After a vaping-related lung injury death claimed one life in Montana , state health officials are still unsure of how vapor from vapor products interacts with the human body to cause a lung injury.
EVALI is what the Centers for Disease Control is now calling this disease associated with vaping. It's an acronym that stands for: E-cigarette Vaping product use Associated Lung Injury.
Health officials across the country and within the state still haven’t pinned down a which products are causing the disease.
“With e-cigarettes, there’s a heck of a lot that we don’t know. These really came on the market in 2007 and have proliferated since then," said Montana State Medical Officer Greg Holzman.
On a biological level, health officials don't know how vapor from e-cigarettes interacts with the human body to cause a lung injury.
“To get down to the specifics of what’s causing this, we don’t have a clear answer," Holzman said. "There are some patterns that people are seeing within the lung. But this is a process, understanding an outbreak. There’s a lot of information out there to look at and make some hypotheses on, but I don’t think any conclusive data is out there to my knowledge.”
Vaporizers, (AKA vapes) and electronic cigarettes (AKA e-cigarettes) are widely considered to be the same thing. Both vapes and e-cigs vaporize e-liquid, turning it to vapor that is then inhaled. E-liquids often contain nicotine.
Sometimes they contain THC, the psychoactive compound found in cannabis, which can only be obtained in Montana at a licensed medical marijuana dispensary. Vaping advocates say these products made and sold on the black market are the main contributor to health problems.
E-liquid containing neither nicotine nor THC is also sold and consumed.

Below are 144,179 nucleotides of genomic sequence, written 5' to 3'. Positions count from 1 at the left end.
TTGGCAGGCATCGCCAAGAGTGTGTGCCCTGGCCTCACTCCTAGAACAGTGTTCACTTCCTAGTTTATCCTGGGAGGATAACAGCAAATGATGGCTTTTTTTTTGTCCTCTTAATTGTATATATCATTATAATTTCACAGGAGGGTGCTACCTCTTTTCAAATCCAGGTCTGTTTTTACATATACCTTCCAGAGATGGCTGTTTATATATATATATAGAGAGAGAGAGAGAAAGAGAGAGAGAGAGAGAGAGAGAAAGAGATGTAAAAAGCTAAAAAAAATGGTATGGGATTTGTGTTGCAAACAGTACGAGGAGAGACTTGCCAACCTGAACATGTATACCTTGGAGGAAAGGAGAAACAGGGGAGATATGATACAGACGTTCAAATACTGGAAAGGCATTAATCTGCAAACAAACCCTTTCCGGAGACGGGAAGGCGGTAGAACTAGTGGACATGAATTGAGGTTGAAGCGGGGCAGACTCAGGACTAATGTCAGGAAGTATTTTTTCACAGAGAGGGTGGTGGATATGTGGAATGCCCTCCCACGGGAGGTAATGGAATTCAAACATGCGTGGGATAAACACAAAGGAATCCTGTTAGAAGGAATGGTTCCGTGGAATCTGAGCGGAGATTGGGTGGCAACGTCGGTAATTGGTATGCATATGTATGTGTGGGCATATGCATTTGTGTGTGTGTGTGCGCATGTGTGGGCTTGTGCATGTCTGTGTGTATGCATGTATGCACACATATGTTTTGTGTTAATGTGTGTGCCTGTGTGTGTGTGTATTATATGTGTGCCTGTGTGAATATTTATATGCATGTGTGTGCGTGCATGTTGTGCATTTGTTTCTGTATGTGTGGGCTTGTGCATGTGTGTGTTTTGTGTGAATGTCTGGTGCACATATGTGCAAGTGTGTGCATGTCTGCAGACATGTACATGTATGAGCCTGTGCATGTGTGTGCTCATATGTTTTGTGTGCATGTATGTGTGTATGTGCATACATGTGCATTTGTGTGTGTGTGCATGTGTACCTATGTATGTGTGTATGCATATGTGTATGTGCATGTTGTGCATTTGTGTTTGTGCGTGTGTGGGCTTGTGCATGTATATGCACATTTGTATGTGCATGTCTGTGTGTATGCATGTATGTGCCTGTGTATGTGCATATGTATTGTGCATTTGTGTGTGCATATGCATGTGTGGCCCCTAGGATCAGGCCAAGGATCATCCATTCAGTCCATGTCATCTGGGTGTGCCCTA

The first vaping related death in Montana comes on the heels of Gov. Steve Bullock announcing a temporary, 120-day ban on the sale of flavored e-cigarettes in the state. That ban goes into go into effect Oct. 22.
Vaping advocates are expressing their unhappiness with Bullock’s ban on social media. Many on Q2's Facebook page have raised the question: if we ban vapes, why not cigarettes, since doctors know for a fact traditional smoking causes cancer?
"How long have we known that cigarette cause cancer and why has there not been a ban placed on them?" commenter Brian Sanderson wrote.
Others have been saying all along what the CDC has now recognized: most people suffering these lung illnesses have a history of vaping THC. And the THC-containing e-liquid that national and state findings indicate has been obtained from informal sources.
Q2 Facebook commenter Jordan O'Dell, a five-year nicotine vaper commented, "I also do THC cartridges as well, and still, I'm healthier than ever. It's called not buying off the streets."
However, since many of the CDC's known cases involve people who've ingested both nicotine and THC via vapor, the government agency can't rule out nicotine-containing e-fluid as a possible cause.